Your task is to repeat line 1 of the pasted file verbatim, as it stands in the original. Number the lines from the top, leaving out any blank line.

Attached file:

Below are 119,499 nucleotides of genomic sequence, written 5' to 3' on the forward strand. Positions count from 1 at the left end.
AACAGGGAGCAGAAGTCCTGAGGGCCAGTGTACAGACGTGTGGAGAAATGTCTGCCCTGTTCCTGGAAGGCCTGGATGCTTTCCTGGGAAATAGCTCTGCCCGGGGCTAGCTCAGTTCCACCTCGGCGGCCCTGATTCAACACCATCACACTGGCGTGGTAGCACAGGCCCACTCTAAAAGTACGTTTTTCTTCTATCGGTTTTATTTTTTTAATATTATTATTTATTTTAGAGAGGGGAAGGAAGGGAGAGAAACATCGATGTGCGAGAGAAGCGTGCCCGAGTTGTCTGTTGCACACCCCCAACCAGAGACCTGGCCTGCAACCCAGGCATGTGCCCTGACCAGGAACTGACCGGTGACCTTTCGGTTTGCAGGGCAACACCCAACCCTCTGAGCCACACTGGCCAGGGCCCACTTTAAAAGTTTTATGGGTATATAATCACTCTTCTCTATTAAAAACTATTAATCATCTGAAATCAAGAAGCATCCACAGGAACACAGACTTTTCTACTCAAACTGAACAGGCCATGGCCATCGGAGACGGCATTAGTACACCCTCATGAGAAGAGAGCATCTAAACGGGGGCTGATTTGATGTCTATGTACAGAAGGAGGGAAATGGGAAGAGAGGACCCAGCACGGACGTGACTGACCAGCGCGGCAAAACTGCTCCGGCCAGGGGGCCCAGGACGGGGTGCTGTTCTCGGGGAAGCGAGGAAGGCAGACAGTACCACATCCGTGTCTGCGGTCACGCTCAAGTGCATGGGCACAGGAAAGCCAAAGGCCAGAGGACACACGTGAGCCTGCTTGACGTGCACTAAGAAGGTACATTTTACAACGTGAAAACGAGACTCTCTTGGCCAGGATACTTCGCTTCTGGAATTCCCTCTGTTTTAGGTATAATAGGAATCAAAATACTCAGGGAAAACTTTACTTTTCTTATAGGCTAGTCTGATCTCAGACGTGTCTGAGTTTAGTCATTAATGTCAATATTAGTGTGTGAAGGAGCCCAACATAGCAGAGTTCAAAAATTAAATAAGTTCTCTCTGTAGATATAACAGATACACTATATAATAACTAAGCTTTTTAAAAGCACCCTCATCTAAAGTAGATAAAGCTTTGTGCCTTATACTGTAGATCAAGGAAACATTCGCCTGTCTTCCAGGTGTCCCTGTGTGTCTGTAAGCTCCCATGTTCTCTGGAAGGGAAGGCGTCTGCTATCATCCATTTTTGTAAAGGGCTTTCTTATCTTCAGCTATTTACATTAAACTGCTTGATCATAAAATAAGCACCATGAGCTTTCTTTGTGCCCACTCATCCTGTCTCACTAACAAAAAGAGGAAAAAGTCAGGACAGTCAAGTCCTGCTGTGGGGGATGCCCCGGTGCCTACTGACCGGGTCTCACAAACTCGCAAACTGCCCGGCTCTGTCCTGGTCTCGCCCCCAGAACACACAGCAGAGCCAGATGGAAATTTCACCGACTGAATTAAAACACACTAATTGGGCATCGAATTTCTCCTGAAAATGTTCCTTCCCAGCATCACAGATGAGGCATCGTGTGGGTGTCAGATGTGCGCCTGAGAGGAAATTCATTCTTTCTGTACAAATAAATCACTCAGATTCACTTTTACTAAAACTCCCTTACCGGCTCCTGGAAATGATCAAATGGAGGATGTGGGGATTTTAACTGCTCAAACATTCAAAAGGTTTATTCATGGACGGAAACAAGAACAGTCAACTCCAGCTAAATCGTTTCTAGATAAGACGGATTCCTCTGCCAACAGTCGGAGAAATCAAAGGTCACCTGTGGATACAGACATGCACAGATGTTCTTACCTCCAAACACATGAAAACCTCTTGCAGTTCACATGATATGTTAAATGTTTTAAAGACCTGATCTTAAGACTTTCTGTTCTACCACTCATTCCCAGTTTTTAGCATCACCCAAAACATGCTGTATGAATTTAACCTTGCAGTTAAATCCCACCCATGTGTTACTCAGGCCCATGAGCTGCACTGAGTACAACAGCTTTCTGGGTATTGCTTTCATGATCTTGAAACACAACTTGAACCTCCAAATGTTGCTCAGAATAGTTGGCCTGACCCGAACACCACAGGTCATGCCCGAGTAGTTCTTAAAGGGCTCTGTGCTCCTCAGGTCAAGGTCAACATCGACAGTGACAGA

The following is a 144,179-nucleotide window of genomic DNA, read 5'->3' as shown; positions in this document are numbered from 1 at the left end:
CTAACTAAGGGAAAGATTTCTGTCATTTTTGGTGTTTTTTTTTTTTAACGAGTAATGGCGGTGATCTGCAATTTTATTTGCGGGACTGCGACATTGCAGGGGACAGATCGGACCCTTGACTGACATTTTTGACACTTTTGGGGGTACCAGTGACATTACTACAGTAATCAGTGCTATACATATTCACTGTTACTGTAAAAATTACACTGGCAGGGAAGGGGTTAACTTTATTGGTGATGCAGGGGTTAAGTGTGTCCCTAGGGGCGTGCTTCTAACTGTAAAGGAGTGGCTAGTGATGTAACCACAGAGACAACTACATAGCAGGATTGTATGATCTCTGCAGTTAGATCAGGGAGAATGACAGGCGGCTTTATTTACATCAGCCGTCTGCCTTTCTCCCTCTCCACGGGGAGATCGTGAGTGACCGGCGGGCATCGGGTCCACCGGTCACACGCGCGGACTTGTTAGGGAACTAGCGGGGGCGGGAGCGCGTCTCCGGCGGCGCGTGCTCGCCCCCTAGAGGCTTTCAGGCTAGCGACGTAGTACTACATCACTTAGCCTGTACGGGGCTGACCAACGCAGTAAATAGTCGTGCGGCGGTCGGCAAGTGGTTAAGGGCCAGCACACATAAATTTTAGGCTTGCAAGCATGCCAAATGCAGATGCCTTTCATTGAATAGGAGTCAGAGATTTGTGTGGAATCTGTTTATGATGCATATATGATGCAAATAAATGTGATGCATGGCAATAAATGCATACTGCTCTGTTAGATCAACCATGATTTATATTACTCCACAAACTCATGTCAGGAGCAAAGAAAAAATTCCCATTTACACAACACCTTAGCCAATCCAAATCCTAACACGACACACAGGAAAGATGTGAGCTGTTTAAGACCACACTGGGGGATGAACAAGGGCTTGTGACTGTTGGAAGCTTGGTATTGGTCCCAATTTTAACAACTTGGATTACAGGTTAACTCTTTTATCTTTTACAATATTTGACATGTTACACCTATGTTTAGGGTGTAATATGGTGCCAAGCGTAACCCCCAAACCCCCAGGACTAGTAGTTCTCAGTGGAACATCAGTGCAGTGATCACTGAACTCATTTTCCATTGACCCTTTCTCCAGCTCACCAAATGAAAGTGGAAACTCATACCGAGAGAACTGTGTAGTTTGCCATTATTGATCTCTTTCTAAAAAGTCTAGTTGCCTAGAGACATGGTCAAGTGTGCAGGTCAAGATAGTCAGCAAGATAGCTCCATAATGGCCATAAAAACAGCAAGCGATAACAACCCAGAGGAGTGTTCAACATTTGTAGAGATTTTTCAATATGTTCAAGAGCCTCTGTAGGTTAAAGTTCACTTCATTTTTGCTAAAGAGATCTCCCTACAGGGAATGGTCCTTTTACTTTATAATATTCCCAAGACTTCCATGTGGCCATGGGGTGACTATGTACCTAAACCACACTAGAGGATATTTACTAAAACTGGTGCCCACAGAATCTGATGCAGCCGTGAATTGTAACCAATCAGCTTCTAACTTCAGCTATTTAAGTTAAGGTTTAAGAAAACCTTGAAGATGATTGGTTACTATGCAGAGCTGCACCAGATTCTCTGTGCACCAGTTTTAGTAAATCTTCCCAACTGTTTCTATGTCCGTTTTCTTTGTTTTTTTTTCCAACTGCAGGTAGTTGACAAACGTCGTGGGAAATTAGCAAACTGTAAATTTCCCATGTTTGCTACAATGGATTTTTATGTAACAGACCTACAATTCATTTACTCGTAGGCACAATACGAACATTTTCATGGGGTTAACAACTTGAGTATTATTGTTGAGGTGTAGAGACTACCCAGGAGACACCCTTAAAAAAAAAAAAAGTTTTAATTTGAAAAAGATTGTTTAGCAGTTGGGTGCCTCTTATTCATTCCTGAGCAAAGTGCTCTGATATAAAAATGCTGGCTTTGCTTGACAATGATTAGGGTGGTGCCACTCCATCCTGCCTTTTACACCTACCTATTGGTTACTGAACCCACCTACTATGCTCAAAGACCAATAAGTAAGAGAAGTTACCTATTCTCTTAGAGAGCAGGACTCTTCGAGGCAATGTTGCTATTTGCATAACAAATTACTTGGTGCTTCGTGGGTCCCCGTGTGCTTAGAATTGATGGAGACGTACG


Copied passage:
Below are 119,499 nucleotides of genomic sequence, written 5' to 3' on the forward strand. Positions count from 1 at the left end.